Tenant advocates stormed the stage at the Rent Guidelines Committee meeting last month to protest possible rent increases.

Landlords groups are holding their own protest ahead of tonight’s meeting, advising property owners not to attend.

They said the recommendations stemmed from growing safety concerns and a desire to be heard.

After activists and city council members disrupted a May meeting, board chairman Nestor Davidson wrote to Mayor Eric Adams expressing concern over the “public action” under the “offensive incident.” “strong concerns” about safety”.

Footage of the preliminary vote showed politicians and tenant activists circling board members as the board’s landlord representative, Christina Smyth, began detailing her proposed rent increase. Demonstrators raised their fists and chanted “rent rollback”.

Davidson eventually called adjournment as the shouts drowned out the conversation.

“Over the past two years, tenants have become increasingly intimidating,” said Ann Kochak, head of Small Homeowners in New York. The group has advised members to skip two in-person hearings this week and instead attend a virtual meeting on Tuesday.

“After the Bronx meeting last year, I was verbally attacked,” Korchak added. “These meetings have reached a whole new level of vitriol.”

The Rent Stabilization Association, the city’s largest stable landlord group, is also directing tenants to tomorrow’s remote hearing to sidestep “intimidation and fear tactics.”

A third group, the Community Housing Improvement Program, said it had been “more subtly” blocking attendance.

“We cannot in good conscience encourage owners to attend or assume that they will not be subjected to worse verbal and physical intimidation than in previous years,” spokesman Michael Johnson said.

Pandemic job losses and the state’s controversial rent relief program have left some tenants deeply behind on their rent. For some landlords, unpaid rent — along with rising fees and interest rates and restrictions on rent increases under the Rent Act 2019 — has led to financial distress.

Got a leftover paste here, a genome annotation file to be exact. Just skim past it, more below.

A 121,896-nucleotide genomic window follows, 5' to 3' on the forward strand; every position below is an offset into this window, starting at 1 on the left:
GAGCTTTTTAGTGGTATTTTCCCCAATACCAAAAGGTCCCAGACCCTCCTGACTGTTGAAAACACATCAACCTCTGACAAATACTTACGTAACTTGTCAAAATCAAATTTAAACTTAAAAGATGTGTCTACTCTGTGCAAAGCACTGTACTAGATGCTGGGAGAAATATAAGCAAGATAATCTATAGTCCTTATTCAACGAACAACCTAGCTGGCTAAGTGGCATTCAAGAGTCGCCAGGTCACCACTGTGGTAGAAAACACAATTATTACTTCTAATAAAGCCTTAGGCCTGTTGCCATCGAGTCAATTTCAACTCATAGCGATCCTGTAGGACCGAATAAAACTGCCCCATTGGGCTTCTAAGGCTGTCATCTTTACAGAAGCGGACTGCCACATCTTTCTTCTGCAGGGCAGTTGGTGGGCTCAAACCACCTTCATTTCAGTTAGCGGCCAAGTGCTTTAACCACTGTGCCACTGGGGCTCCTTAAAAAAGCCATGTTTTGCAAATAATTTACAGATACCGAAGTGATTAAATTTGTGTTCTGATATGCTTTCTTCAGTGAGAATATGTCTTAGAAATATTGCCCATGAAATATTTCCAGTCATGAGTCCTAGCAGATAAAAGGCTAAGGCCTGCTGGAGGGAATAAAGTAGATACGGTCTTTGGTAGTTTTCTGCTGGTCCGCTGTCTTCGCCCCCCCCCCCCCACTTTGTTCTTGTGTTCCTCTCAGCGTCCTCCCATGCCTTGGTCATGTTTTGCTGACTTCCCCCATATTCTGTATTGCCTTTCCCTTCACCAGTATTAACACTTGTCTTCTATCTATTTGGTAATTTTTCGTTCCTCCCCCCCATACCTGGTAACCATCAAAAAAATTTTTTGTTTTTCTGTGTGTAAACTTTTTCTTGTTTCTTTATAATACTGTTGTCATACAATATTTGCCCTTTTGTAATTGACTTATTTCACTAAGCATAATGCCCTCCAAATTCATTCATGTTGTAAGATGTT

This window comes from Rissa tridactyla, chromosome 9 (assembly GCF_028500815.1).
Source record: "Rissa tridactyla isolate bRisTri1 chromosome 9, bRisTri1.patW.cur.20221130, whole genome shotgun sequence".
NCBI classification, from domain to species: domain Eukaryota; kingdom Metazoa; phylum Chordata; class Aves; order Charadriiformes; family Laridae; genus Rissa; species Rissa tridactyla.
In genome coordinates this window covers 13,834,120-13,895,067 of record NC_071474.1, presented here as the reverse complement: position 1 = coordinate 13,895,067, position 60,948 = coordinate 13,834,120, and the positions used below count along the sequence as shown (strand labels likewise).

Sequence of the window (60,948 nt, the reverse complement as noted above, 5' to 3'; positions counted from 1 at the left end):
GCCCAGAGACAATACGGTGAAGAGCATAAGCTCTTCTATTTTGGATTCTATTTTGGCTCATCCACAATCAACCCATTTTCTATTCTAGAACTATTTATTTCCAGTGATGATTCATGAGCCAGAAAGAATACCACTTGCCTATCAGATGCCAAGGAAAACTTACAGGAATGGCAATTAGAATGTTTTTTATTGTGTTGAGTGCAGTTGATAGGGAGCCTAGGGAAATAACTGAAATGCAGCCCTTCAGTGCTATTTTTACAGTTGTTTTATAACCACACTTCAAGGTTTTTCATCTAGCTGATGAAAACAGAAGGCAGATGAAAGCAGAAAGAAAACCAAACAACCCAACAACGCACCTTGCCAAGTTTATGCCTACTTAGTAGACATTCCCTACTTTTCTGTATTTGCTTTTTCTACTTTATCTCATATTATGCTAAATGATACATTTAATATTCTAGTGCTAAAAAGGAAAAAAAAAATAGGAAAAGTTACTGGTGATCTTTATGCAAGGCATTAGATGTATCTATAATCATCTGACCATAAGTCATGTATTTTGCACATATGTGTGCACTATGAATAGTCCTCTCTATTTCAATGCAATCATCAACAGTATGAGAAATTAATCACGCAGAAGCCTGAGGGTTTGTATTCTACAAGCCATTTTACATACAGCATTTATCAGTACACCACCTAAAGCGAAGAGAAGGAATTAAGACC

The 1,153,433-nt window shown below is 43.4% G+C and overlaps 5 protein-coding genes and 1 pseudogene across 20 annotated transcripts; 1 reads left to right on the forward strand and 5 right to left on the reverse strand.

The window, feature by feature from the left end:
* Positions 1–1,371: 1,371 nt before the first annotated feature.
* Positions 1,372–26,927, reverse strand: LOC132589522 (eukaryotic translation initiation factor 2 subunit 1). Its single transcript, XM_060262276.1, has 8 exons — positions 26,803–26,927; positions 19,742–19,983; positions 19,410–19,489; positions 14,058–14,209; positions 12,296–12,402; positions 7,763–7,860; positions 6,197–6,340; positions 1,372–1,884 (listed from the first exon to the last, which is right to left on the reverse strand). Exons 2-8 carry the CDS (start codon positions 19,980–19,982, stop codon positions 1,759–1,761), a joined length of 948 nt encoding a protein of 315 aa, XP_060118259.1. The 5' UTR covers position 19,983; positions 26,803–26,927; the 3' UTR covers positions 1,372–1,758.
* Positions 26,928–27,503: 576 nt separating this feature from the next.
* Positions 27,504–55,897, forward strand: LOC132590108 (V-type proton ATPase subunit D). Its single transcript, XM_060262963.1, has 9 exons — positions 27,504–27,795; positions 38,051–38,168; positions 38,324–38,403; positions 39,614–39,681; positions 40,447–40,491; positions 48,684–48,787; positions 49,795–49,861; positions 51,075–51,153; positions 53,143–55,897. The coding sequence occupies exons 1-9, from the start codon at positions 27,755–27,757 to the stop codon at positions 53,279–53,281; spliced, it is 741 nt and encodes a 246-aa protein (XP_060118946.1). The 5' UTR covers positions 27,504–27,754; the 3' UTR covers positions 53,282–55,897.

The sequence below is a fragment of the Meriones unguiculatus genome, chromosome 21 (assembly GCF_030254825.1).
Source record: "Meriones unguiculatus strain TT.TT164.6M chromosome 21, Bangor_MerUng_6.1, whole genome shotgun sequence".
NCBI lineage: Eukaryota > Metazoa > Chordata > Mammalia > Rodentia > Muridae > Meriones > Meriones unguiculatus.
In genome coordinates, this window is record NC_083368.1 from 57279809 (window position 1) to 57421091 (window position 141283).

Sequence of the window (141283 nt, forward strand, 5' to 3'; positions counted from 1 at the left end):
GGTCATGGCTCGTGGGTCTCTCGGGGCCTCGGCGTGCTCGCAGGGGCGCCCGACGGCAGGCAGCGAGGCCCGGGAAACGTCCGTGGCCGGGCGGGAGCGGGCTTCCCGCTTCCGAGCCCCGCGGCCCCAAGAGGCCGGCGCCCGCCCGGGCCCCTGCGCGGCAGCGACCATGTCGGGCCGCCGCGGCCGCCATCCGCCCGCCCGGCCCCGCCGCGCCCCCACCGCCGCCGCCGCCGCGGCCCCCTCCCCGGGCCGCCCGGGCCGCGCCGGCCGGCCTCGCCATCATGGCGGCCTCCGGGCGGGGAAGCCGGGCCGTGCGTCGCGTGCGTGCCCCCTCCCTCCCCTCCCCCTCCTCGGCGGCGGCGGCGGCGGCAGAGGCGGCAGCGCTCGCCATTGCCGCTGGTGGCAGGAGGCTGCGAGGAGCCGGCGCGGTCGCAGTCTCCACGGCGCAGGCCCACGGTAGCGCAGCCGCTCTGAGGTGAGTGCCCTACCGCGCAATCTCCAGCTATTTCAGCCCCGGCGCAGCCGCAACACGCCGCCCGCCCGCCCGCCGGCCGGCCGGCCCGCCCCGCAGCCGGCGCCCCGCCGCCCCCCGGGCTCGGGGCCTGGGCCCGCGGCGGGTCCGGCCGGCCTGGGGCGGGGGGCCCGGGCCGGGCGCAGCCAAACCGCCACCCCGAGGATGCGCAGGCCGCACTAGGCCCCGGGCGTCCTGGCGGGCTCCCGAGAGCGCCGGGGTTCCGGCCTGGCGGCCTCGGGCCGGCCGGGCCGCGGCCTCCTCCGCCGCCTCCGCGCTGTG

In 2020 and 2021, the board voted to freeze rents by prioritizing the troubles of tenants. But lately, the issue of landlords has come into the spotlight, sparking a backlash from tenants and their allies in the city council.

Safety concerns aside, owners say a more immediate concern is not being able to have a say in key votes. Landlords say more distressed buildings will collapse if rents are not raised sufficiently.

“I was screaming all the time, and there were cowbells and whistles everywhere when I was trying to get my piece out,” says Ann Korchak, small landlord and SPONY president.

“Any tenant who came up to speak didn’t have to live with this situation, ever,” she added.

The RSA’s Michael Tobman said the virtual presence would ensure the owner’s “testimony is not interrupted, suppressed and drowned out.”

“All voices must be heard in this process — especially the voices of small building owners,” Taubman said.

But landlords also acknowledge that missing out on an in-person forum means losing the validity of an in-person appeal.

“It’s a better forum for our voices to be heard,” Korchak said of Monday’s meeting in Queens.

The final Rent Board vote will be held in person on June 21st at 7pm. Any approved price increases will be effective for leases signed on or after October 1.

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